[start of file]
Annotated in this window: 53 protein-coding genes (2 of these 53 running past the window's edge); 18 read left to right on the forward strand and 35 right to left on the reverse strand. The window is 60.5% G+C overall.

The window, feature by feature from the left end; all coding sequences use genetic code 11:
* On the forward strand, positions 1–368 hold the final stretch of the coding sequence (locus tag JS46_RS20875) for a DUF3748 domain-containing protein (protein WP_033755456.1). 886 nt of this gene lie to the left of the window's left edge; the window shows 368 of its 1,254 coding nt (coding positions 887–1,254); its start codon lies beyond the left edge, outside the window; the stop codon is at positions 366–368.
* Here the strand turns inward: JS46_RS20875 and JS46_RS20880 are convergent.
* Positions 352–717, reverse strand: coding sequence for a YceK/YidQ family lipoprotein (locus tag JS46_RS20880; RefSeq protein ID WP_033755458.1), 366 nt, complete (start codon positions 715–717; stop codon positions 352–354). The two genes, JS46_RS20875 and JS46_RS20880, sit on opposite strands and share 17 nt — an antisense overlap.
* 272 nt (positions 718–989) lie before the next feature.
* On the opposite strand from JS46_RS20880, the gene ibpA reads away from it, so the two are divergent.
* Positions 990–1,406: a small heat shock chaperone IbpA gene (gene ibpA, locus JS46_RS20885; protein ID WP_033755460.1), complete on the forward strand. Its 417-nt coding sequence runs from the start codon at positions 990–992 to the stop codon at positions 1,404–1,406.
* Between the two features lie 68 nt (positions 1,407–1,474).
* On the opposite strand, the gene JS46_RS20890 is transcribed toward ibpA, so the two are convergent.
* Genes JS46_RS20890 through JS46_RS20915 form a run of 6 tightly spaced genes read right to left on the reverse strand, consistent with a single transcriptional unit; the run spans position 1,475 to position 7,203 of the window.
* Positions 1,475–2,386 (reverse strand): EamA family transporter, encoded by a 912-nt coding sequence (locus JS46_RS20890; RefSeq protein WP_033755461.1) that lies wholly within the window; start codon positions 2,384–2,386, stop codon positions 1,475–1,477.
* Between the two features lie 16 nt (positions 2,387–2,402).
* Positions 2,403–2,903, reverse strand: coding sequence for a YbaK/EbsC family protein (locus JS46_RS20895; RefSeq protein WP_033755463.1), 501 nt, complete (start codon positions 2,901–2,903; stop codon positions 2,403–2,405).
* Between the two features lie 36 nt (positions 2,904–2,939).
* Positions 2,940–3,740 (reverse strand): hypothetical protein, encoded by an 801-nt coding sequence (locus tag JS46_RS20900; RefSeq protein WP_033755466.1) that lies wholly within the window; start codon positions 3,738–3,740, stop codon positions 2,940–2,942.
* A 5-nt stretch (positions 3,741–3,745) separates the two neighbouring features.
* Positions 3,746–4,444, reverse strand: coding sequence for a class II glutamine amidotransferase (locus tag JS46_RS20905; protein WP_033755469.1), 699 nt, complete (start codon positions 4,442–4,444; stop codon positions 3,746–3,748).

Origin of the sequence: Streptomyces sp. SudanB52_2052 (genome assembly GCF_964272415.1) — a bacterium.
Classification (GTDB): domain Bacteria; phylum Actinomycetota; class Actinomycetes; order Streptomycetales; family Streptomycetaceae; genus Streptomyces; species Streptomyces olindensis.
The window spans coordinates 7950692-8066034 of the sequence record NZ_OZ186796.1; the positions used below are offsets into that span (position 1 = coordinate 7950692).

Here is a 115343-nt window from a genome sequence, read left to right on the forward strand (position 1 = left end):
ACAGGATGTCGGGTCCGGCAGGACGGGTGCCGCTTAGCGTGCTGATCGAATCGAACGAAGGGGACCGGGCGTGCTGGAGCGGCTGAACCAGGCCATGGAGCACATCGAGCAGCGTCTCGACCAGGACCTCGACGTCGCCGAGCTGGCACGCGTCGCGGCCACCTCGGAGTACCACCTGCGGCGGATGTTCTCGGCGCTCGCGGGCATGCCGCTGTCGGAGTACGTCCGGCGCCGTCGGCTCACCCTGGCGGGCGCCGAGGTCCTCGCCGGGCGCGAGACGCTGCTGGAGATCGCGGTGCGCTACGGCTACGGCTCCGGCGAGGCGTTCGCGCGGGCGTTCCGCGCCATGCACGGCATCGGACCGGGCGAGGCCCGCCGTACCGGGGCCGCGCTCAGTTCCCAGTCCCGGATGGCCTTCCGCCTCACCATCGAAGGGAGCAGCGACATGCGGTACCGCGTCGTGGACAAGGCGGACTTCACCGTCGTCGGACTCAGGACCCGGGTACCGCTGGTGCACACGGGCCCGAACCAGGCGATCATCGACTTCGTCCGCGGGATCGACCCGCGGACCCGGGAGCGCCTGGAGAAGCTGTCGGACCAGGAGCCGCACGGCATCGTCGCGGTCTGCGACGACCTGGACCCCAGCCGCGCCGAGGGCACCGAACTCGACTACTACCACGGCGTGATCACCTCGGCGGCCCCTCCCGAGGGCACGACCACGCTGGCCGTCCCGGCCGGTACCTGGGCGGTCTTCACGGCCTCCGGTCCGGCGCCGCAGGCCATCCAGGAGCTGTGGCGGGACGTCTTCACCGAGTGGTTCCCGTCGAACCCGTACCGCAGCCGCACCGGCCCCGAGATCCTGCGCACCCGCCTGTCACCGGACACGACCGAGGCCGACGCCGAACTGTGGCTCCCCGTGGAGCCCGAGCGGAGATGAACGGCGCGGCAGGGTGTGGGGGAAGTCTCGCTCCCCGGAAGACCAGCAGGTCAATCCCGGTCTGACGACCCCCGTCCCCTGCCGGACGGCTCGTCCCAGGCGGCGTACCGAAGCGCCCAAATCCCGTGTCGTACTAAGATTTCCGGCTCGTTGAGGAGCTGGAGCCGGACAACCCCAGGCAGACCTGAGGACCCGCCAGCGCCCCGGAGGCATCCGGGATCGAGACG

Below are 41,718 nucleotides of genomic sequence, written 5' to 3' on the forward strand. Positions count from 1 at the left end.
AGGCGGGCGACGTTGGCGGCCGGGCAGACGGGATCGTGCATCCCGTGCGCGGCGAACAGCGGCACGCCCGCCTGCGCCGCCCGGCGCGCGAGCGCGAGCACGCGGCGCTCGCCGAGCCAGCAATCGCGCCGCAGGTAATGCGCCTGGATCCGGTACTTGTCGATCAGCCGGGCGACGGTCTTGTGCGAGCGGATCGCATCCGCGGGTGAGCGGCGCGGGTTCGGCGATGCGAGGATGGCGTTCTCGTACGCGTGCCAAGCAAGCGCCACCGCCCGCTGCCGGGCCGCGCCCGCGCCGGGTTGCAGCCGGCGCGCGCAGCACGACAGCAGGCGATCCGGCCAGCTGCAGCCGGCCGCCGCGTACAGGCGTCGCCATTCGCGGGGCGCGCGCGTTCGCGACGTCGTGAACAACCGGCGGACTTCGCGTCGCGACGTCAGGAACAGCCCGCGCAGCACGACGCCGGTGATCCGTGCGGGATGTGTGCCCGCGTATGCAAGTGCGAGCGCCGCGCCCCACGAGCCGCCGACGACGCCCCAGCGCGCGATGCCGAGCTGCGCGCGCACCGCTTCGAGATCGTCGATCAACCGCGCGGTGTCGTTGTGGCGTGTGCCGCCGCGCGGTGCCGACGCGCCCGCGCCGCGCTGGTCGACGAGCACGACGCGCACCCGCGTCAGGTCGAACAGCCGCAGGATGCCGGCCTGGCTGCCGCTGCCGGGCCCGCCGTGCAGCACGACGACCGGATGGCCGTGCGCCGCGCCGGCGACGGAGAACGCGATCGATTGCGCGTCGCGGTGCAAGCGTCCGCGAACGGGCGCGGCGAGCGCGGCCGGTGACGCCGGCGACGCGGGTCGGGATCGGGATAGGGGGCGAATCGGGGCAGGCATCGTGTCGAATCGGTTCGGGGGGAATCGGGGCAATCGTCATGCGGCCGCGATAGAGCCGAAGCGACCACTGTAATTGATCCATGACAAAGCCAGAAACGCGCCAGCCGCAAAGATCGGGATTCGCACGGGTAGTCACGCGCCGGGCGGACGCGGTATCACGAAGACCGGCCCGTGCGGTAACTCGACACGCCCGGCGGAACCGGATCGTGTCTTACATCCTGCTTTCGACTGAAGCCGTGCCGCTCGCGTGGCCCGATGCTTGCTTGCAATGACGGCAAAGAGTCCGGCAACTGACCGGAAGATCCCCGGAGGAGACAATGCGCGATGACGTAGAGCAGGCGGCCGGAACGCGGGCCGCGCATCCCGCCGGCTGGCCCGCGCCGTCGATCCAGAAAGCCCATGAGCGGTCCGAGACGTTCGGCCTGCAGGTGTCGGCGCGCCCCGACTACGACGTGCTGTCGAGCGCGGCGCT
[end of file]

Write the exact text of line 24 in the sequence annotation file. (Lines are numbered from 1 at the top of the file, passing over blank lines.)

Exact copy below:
Below are 41,718 nucleotides of genomic sequence, written 5' to 3' on the forward strand. Positions count from 1 at the left end.